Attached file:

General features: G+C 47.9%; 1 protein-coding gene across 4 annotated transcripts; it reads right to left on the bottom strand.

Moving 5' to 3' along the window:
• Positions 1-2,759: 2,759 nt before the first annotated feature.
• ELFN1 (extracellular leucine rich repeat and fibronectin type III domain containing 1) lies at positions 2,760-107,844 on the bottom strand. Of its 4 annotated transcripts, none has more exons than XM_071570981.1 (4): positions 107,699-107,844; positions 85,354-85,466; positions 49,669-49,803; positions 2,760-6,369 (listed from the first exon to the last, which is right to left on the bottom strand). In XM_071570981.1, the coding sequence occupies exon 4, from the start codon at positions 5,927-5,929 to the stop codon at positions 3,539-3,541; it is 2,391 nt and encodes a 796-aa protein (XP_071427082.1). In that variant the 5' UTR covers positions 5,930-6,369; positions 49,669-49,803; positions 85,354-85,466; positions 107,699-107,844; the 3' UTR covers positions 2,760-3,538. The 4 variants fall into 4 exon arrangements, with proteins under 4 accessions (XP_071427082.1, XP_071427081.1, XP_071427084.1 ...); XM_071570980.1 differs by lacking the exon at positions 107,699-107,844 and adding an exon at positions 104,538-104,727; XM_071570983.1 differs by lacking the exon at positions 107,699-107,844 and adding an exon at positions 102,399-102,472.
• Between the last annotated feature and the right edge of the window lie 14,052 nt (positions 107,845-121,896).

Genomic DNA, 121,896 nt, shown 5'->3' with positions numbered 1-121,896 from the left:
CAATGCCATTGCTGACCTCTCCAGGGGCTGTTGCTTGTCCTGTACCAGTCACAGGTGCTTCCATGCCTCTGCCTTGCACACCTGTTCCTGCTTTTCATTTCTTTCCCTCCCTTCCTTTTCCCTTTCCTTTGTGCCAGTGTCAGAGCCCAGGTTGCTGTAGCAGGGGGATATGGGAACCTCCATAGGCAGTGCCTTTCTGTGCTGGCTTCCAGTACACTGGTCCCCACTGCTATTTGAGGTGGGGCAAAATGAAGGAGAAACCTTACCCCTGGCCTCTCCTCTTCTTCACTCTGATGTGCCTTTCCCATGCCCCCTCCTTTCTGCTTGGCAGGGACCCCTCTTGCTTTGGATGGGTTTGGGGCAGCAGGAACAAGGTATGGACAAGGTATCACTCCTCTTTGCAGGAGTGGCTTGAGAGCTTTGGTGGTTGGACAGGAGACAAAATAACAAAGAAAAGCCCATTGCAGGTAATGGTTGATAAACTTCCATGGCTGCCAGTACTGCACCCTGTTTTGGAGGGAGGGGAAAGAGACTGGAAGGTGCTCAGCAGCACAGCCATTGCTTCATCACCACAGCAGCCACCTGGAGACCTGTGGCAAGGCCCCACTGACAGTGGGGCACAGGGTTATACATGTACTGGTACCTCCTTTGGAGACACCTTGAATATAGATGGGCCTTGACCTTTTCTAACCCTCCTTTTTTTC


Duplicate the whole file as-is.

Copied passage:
General features: G+C 47.9%; 1 protein-coding gene across 4 annotated transcripts; it reads right to left on the bottom strand.

Moving 5' to 3' along the window:
• Positions 1-2,759: 2,759 nt before the first annotated feature.
• ELFN1 (extracellular leucine rich repeat and fibronectin type III domain containing 1) lies at positions 2,760-107,844 on the bottom strand. Of its 4 annotated transcripts, none has more exons than XM_071570981.1 (4): positions 107,699-107,844; positions 85,354-85,466; positions 49,669-49,803; positions 2,760-6,369 (listed from the first exon to the last, which is right to left on the bottom strand). In XM_071570981.1, the coding sequence occupies exon 4, from the start codon at positions 5,927-5,929 to the stop codon at positions 3,539-3,541; it is 2,391 nt and encodes a 796-aa protein (XP_071427082.1). In that variant the 5' UTR covers positions 5,930-6,369; positions 49,669-49,803; positions 85,354-85,466; positions 107,699-107,844; the 3' UTR covers positions 2,760-3,538. The 4 variants fall into 4 exon arrangements, with proteins under 4 accessions (XP_071427082.1, XP_071427081.1, XP_071427084.1 ...); XM_071570980.1 differs by lacking the exon at positions 107,699-107,844 and adding an exon at positions 104,538-104,727; XM_071570983.1 differs by lacking the exon at positions 107,699-107,844 and adding an exon at positions 102,399-102,472.
• Between the last annotated feature and the right edge of the window lie 14,052 nt (positions 107,845-121,896).

Genomic DNA, 121,896 nt, shown 5'->3' with positions numbered 1-121,896 from the left:
CAATGCCATTGCTGACCTCTCCAGGGGCTGTTGCTTGTCCTGTACCAGTCACAGGTGCTTCCATGCCTCTGCCTTGCACACCTGTTCCTGCTTTTCATTTCTTTCCCTCCCTTCCTTTTCCCTTTCCTTTGTGCCAGTGTCAGAGCCCAGGTTGCTGTAGCAGGGGGATATGGGAACCTCCATAGGCAGTGCCTTTCTGTGCTGGCTTCCAGTACACTGGTCCCCACTGCTATTTGAGGTGGGGCAAAATGAAGGAGAAACCTTACCCCTGGCCTCTCCTCTTCTTCACTCTGATGTGCCTTTCCCATGCCCCCTCCTTTCTGCTTGGCAGGGACCCCTCTTGCTTTGGATGGGTTTGGGGCAGCAGGAACAAGGTATGGACAAGGTATCACTCCTCTTTGCAGGAGTGGCTTGAGAGCTTTGGTGGTTGGACAGGAGACAAAATAACAAAGAAAAGCCCATTGCAGGTAATGGTTGATAAACTTCCATGGCTGCCAGTACTGCACCCTGTTTTGGAGGGAGGGGAAAGAGACTGGAAGGTGCTCAGCAGCACAGCCATTGCTTCATCACCACAGCAGCCACCTGGAGACCTGTGGCAAGGCCCCACTGACAGTGGGGCACAGGGTTATACATGTACTGGTACCTCCTTTGGAGACACCTTGAATATAGATGGGCCTTGACCTTTTCTAACCCTCCTTTTTTTC